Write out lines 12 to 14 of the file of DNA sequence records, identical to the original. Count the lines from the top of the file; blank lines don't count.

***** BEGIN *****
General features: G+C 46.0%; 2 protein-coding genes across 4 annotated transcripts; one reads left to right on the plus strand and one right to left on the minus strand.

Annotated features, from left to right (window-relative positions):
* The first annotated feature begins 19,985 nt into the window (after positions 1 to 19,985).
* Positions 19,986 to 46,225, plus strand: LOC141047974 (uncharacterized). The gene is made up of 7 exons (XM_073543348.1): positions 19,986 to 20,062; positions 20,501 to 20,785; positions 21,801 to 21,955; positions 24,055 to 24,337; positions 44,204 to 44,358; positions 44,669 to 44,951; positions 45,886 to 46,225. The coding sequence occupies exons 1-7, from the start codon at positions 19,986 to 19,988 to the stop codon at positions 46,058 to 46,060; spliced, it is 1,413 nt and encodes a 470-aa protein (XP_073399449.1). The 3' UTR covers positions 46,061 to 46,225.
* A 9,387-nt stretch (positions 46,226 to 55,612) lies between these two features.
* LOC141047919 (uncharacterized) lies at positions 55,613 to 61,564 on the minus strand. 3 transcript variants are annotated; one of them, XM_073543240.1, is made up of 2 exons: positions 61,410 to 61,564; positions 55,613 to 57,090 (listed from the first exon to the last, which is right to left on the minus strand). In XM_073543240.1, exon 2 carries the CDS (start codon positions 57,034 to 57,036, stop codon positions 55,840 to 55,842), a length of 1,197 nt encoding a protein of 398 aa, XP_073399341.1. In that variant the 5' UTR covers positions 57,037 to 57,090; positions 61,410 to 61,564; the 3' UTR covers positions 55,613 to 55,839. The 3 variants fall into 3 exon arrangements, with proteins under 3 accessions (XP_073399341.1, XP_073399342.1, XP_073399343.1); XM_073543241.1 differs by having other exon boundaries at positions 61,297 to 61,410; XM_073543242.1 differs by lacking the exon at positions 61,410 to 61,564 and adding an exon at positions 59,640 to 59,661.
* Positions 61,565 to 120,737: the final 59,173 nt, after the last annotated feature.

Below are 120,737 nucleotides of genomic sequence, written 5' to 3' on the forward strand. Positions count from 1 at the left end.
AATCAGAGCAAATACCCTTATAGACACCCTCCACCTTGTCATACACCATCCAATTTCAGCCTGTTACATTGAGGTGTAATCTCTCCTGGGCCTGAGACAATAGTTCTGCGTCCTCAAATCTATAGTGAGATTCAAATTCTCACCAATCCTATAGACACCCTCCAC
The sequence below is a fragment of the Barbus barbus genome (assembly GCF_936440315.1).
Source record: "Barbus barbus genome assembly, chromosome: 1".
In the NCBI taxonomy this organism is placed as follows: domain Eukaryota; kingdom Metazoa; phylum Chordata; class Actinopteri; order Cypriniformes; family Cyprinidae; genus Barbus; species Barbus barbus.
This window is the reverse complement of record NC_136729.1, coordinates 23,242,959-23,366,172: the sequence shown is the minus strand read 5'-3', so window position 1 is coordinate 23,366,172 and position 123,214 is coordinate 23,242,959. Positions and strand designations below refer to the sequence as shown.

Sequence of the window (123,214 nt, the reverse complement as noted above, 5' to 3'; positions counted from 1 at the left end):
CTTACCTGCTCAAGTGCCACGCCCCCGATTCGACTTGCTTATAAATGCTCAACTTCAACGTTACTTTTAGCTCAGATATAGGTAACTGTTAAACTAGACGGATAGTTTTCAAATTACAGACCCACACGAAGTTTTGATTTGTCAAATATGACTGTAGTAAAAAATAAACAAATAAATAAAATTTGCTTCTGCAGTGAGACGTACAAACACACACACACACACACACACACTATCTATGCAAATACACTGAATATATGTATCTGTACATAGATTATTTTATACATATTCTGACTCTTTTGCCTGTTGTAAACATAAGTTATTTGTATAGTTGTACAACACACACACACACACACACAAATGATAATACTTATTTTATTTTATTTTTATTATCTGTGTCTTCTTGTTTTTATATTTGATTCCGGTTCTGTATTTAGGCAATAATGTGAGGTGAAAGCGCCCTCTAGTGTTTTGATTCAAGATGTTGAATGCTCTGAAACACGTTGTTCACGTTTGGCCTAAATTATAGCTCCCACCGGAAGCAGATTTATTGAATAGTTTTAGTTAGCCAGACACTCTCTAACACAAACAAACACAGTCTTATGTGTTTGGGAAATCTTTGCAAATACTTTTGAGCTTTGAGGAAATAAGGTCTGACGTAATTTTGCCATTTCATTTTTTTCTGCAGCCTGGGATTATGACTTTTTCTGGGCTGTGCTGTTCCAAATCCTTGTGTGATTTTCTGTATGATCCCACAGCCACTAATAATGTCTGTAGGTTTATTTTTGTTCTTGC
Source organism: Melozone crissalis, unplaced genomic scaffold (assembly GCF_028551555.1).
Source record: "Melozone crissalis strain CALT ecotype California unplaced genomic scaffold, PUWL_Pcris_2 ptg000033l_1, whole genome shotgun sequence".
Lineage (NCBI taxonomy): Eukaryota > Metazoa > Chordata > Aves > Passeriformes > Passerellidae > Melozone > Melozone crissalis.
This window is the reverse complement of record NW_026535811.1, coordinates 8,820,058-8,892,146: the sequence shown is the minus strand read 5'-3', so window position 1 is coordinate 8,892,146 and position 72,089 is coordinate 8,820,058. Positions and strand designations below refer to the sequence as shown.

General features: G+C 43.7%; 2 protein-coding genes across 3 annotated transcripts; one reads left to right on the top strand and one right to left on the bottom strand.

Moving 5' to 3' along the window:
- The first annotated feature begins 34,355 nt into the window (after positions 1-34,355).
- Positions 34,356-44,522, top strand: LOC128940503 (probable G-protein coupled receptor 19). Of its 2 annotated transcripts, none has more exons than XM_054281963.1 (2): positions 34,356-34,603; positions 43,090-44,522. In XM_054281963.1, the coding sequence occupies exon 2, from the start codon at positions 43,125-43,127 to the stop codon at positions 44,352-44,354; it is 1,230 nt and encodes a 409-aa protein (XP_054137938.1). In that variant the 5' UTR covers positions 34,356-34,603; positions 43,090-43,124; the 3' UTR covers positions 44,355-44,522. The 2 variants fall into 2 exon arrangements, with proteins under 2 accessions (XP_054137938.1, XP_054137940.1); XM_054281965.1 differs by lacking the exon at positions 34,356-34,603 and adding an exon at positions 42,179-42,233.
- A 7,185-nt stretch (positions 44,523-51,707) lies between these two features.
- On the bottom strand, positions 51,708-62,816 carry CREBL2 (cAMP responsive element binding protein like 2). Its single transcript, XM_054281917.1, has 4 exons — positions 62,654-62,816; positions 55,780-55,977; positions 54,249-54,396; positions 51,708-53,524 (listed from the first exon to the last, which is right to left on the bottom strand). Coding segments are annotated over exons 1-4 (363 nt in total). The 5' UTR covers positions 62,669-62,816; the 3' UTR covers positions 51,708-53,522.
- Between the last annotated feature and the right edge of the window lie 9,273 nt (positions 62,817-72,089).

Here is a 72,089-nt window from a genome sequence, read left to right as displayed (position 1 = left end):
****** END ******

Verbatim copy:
In the NCBI taxonomy this organism is placed as follows: domain Eukaryota; kingdom Metazoa; phylum Chordata; class Actinopteri; order Cypriniformes; family Cyprinidae; genus Barbus; species Barbus barbus.
This window is the reverse complement of record NC_136729.1, coordinates 23,242,959-23,366,172: the sequence shown is the minus strand read 5'-3', so window position 1 is coordinate 23,366,172 and position 123,214 is coordinate 23,242,959. Positions and strand designations below refer to the sequence as shown.

Sequence of the window (123,214 nt, the reverse complement as noted above, 5' to 3'; positions counted from 1 at the left end):